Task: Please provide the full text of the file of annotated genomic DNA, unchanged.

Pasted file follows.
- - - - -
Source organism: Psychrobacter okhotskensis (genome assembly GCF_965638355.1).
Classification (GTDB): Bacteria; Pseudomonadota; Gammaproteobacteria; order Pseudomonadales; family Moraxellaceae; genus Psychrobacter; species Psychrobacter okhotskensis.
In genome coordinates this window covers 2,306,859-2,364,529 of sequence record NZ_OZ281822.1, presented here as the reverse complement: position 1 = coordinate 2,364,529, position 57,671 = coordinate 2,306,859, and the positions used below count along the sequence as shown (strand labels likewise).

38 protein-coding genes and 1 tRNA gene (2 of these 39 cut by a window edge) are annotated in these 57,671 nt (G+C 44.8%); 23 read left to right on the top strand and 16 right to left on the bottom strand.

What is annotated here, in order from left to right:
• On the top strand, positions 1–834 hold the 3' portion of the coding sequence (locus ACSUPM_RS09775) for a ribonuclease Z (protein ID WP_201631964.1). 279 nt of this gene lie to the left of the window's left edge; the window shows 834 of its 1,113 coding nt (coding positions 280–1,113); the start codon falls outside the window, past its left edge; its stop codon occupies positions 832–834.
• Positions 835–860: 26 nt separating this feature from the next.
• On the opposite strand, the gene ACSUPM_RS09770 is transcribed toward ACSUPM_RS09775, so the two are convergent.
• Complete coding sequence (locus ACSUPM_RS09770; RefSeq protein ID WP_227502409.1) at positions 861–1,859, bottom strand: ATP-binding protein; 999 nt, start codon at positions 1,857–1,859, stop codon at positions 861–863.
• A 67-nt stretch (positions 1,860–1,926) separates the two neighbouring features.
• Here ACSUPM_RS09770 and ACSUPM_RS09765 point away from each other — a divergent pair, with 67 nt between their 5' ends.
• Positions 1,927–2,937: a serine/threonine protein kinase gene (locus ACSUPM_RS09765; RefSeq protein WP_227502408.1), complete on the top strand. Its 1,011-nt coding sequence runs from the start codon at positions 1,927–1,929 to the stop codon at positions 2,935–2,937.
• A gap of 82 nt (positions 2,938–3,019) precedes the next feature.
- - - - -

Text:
Source organism: Psychrobacter okhotskensis (genome assembly GCF_965638355.1).
Classification (GTDB): Bacteria; Pseudomonadota; Gammaproteobacteria; order Pseudomonadales; family Moraxellaceae; genus Psychrobacter; species Psychrobacter okhotskensis.
In genome coordinates this window covers 2,306,859-2,364,529 of sequence record NZ_OZ281822.1, presented here as the reverse complement: position 1 = coordinate 2,364,529, position 57,671 = coordinate 2,306,859, and the positions used below count along the sequence as shown (strand labels likewise).

38 protein-coding genes and 1 tRNA gene (2 of these 39 cut by a window edge) are annotated in these 57,671 nt (G+C 44.8%); 23 read left to right on the top strand and 16 right to left on the bottom strand.

What is annotated here, in order from left to right:
• On the top strand, positions 1–834 hold the 3' portion of the coding sequence (locus ACSUPM_RS09775) for a ribonuclease Z (protein ID WP_201631964.1). 279 nt of this gene lie to the left of the window's left edge; the window shows 834 of its 1,113 coding nt (coding positions 280–1,113); the start codon falls outside the window, past its left edge; its stop codon occupies positions 832–834.
• Positions 835–860: 26 nt separating this feature from the next.
• On the opposite strand, the gene ACSUPM_RS09770 is transcribed toward ACSUPM_RS09775, so the two are convergent.
• Complete coding sequence (locus ACSUPM_RS09770; RefSeq protein ID WP_227502409.1) at positions 861–1,859, bottom strand: ATP-binding protein; 999 nt, start codon at positions 1,857–1,859, stop codon at positions 861–863.
• A 67-nt stretch (positions 1,860–1,926) separates the two neighbouring features.
• Here ACSUPM_RS09770 and ACSUPM_RS09765 point away from each other — a divergent pair, with 67 nt between their 5' ends.
• Positions 1,927–2,937: a serine/threonine protein kinase gene (locus ACSUPM_RS09765; RefSeq protein WP_227502408.1), complete on the top strand. Its 1,011-nt coding sequence runs from the start codon at positions 1,927–1,929 to the stop codon at positions 2,935–2,937.
• A gap of 82 nt (positions 2,938–3,019) precedes the next feature.